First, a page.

Monday, June 27, 2016

Autopsy report points to unlawful killing of Nadim Nowarah


By Lil Jackson - June 17, 2014
TAGS:
Section: [Main News] [Life under Occupation]
Tags: [Nakba] [interrogation] [IDF] [Al Haq]

 The father and relatives of Nadim Nowarah. Photo by Lazar Simeonov.

Results from an autopsy of Nadim Nowarah’s body have revealed that live ammunition was the cause of his death. Amidst opposing reports of how the 17-year-old was killed outside of Ofer Prison on 15th May, his body was exhumed on Wednesday to confirm the use of live ammunition lead to his death. The Israeli military have continued to deny the use of live ammunition, insisting that only rubber-coated pellets were used that day as a means of crowd control. Instead, the Israeli military argues that other Palestinians were the perpetrators.

The two teenagers, Nadim Nowarah, 17, and Mohammed Salahmeh, 15, were taking part in a Nakba demonstration outside of Israel’s Ofer Prison in Beitunia, when they were killed. 

“From the results…it is 100 percent clear that it is live ammunition, a live bullet,” said Shawan Jabareen from Al Haq, a Palestinian human rights NGO. Entry and exit points were found on Nadim’s body, a casualty unlikely to come from a rubber-coated pellet. The Israeli military use rubber coated pellets to cause a “painful blow” to protestors, according to B’Tselem, an Israeli human rights group. Despite the fact that these 'non-lethal weapons’ cannon pass through a human torso, since 2000, they lead to the fatalities of 18 Palestinians. An x-ray was taken in addition to the autopsy. Four lead fragments were discovered, all signs that live ammunition was used by the Israeli military on May 15th.

The Palestinian Institute of Forensic Medicine at al Quds University in the Abu Dis area of Jerusalem carried out the autopsy. The lead pathologist, Dr Sabr al-Alul, was observed by two Israeli forensic pathologists and assisted by two other pathologists from Denmark and America. The Nouwarah family requested the presence of international pathologists at the autopsy. 

Video footage shows that Nowarah and Salameh did not pose any threat to life when the shots were fired. The footage shows Nadim walking by himself during a lull in the protest, no confrontations or aggressive behavior. Israel claims that the footage was falsified, but there has been no evidence to support such a claim. The seeming idleness of both boys at the time of their deaths has lead many to the conclusion that they were victims of unlawful killings.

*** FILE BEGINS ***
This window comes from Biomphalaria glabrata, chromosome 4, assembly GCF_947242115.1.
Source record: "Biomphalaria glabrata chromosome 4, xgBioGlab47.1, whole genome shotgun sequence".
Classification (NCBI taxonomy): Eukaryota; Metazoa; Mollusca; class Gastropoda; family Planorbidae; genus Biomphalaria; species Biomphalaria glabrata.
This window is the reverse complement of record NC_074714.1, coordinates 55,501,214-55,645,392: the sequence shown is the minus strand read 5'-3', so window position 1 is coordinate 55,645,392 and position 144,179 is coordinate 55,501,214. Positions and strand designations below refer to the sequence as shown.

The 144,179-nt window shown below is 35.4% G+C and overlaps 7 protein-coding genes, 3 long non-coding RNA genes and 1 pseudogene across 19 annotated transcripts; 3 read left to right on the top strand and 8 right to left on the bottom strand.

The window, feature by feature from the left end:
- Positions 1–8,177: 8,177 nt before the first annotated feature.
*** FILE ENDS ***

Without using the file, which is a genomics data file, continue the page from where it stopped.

In the face of the autopsy evidence, Israel’s denial of complicity in the teenager’s death appears tenuous at best. Middle East director at Human Rights Watch, Sarah Leah Whitson, said in a statement that the “autopsy of Nadim Nouwarah bolts evidence indicating that Israeli forces unlawfully killed the two boys on May 15th.” On 22 May the Israeli military suspended a soldier from the military for firing rubber bullets without authorization during the Nakba demonstrations. The action is far from an admission of guilt; the Israeli military and Border Police insist they are still undertaking an investigation.

A bullet was found in Nadim’s backpack four days after his death. The discovery undoubtedly queries Israel’s claim that only rubber-coated pellets were used during the protest outside of Ofer prison, and is crucial to discovering further clues as to the exact context of the teenager’s death. A source close to the Nowarah family told Palestine Monitor that the bullet was made by the Israeli military. The source declined to elaborate further as an investigation is still underway. The next step is to involve a ballistic expert, who can identify what type of firearm was used, and ultimately “identify who the exact shooter was…..They can’t keep denying it and blaming Palestinians,” stated the source. 

Regrettably, concrete intelligence has not always lead to a successful indictment of Israeli military personnel. A representative from Al Haq told Palestine Monitor that “the problem here is access to effective remedy.” According to a report from Yesh Din, an Israeli human rights organization, since 2000, just “16 of the investigations files into incidents in which Palestinians were killed led to indictments.” Nadim’s family and friends will have to hope that Nadim’s case is the exception not the rule and that the killers of their son will be brought to justice.

An official report of the autopsy results is expected in the coming days. 

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